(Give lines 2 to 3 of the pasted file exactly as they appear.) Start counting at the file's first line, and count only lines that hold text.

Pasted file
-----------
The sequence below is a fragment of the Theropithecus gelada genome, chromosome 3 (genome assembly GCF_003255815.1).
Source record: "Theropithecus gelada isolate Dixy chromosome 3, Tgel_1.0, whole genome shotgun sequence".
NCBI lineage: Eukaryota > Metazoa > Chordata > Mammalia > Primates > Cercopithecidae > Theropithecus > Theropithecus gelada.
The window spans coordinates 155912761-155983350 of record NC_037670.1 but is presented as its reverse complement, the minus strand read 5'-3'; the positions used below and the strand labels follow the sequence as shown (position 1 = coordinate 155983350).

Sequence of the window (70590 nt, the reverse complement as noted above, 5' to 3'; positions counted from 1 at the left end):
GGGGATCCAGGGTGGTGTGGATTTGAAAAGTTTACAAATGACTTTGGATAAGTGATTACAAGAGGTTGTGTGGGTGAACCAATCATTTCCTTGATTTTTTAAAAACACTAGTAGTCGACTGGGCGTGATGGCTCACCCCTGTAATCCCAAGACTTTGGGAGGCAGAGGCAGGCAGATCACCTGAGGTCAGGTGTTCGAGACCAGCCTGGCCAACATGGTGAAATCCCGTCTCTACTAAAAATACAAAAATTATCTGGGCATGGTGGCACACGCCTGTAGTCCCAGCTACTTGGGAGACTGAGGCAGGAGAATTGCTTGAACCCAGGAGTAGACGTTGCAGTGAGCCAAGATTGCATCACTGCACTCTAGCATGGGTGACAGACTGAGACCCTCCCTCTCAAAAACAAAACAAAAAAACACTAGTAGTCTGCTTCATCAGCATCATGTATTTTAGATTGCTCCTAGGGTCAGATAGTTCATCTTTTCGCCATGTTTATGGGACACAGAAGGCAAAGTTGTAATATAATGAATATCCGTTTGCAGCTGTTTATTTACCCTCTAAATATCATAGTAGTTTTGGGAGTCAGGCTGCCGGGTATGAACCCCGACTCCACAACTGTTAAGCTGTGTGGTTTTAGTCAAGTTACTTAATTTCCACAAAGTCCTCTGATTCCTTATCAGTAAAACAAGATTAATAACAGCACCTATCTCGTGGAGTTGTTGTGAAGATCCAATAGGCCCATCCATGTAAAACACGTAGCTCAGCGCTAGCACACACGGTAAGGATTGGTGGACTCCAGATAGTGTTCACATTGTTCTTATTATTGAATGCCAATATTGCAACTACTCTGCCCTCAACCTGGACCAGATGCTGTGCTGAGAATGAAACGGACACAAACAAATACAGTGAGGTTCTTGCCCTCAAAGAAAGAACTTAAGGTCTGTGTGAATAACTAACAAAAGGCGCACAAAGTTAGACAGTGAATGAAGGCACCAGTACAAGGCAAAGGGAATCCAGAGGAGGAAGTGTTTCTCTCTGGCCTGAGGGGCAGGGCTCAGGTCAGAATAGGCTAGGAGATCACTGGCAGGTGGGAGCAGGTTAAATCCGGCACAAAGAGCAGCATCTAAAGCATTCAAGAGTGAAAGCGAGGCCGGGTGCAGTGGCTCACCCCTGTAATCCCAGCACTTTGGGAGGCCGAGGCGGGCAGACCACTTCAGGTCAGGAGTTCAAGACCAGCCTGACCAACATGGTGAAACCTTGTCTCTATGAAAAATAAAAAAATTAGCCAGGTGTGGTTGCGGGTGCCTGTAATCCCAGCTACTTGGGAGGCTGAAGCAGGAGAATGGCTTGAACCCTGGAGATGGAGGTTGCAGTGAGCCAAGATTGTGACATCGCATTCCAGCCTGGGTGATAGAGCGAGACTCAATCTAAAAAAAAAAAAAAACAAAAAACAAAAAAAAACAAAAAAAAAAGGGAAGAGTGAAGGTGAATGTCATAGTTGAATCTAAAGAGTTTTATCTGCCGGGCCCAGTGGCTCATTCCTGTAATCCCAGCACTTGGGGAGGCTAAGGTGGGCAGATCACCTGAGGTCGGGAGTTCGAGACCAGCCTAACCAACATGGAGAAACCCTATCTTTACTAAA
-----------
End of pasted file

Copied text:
Source record: "Theropithecus gelada isolate Dixy chromosome 3, Tgel_1.0, whole genome shotgun sequence".
NCBI lineage: Eukaryota > Metazoa > Chordata > Mammalia > Primates > Cercopithecidae > Theropithecus > Theropithecus gelada.